Jordan's military has told King Abdullah's half-brother Prince Hamza bin Hussein to halt actions targeting "security and stability" in what people familiar with the matter said could be related to a plot to destabilise the country.
In a statement published by the state news agency, the military said the warning to Prince Hamza was part of a broader, ongoing security investigation in which a former minister, a junior member of the royal family and unnamed others were detained.
Prince Hamza said in a video recording he was under house arrest and had been told to stay at home and not contact anyone.
Speaking in English in the video, passed by his lawyer to the BBC, he said he was not part of any foreign conspiracy and denounced the ruling system as corrupt.
"(Jordanians') well being has been put second by a ruling system that has decided that its personal interests, financial interests, that its corruption is more important than the lives and dignity and future of the ten million people who live here," he said.
Earlier, army chief Yusef Huneity denied reports the prince had been arrested but said he was told to "stop activities that are being exploited to target Jordan's security and stability".
Two people familiar with the situation told Reuters security forces had arrived at his small palace and begun an investigation. King Abdullah dismissed Prince Hamza as heir to the throne in 2004 in a move that consolidated his power.
The Washington Post said Jordanian authorities detained the former crown prince and arrested nearly 20 other people after what officials called a "threat to the country's stability".
A former US official with knowledge of events in Jordan said the plot, which he described as credible and broadbased but not imminent, did not involve a "physical coup." Rather, he said, those involved were planning to push for protests that would appear to be a "popular uprising with masses on the street" with tribal support.
Jordan would investigate whether there was a foreign hand in the plot, said the former US official.
Prince Hamza is not seen as a major threat to Jordan's monarchy and has been marginalised for years, but the move against him represents the first such incident involving a close member of the royal family since King Abdullah came to the throne.
The authorities have become increasingly concerned with his efforts to build ties with disgruntled figures within powerful tribes.
These people known as the Herak have in recent weeks called for protests against corruption in a country hit hard by the impact of COVID-19 on the economy, pushing unemployment to record levels and deepening poverty. The authorities had cracked down on several demonstrations, detaining dozens.
Tribes who dominate the security forces form the bedrock of support for the kingdom's Hashemite monarchy.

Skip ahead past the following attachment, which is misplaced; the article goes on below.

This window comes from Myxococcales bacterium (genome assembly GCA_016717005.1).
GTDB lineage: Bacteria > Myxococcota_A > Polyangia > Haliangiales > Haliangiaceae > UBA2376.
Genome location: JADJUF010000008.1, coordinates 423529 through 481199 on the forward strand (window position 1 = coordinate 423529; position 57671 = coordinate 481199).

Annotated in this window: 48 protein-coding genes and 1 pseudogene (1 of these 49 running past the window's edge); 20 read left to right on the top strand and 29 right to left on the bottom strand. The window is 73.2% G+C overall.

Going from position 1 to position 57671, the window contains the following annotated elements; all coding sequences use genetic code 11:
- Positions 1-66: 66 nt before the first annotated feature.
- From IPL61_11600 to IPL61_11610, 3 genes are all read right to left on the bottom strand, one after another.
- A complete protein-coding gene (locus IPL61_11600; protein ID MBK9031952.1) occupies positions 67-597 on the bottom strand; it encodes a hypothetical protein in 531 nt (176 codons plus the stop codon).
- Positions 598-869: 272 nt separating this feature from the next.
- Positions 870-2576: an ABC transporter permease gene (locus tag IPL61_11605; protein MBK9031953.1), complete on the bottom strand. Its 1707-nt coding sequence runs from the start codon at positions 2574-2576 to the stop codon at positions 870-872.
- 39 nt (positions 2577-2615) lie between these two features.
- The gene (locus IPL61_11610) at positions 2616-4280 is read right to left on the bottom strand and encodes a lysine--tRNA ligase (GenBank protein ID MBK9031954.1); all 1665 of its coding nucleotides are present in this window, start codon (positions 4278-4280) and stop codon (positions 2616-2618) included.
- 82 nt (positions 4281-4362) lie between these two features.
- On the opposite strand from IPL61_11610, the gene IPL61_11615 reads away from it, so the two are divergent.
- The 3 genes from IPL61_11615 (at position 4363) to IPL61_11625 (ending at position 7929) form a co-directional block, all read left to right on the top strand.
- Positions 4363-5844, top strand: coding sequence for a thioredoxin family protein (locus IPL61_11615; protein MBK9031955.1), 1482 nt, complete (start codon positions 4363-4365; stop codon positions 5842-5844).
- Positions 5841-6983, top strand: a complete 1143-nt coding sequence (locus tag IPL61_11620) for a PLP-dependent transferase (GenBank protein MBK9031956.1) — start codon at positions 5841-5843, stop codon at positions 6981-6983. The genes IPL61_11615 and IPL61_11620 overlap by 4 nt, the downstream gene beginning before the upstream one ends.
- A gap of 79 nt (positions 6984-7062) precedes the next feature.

The state news agency said Bassem Awadallah, a US-educated long-time confidant of the king who later became minister of finance and also adviser to Saudi Crown Prince Mohammed bin Salman, and Sharif Hassan Ben Zaid, a member of the royal family, were detained along with other unnamed figures.
It gave no details.
"The US administration knows that Bassam Awadullah works for MBS (Mohammed bin Salman). Any astute observer will say if someone this close to MBS is involved he would have to know," said the former US official.
The Saudi royal court voiced its "full support" for King Abdullah and all decisions taken by him to maintain security and stability. Egypt, Lebanon, Bahrain, Iraq, Kuwait and Qatar also stood by him. The US State Department said the king was a "key partner" and had its full backing.
Government officials were not immediately available for comment.
Arrests of top officials and royal family members are rare in Jordan, seen as one of the Arab world's most stable countries.
Prince Hamza, who had been groomed by his mother Queen Noor to succeed his late father King Hussein, has been pushed into the political wilderness since he was sacked as crown prince.
Some opposition figures have rallied around him, a move that has displeased the king, officials familiar with the situation said.
Abdullah succeeded his father King Hussein, who ruled Jordan for nearly five decades.
The Jordanian Hashemite dynasty's tradition under the 1952 constitution gives the succession to the eldest son but the monarch retains the option of naming a brother.
King Abdullah has succeeded in bringing political stability to the country and gaining stature as a prominent Arab leader whose message of moderation has found an echo, especially in Western forums.
Awadallah, who was a driving force behind economic reforms before he resigned as chief of the royal court in 2008, has long faced stiff resistance from an old guard and an entrenched bureaucracy that flourished for years on government perks.
Jordan's powerful intelligence agency, with a pervasive influence in public life, has played a bigger public role since the introduction of emergency laws at the outset of the coronavirus pandemic last year, which civic groups say violate civil and political rights.
Jordanian riot police last month broke up protests in Amman and other cities called to mark the 10th anniversary of Arab Spring pro-democracy demonstrations, and authorities detained dozens of activists, witnesses said.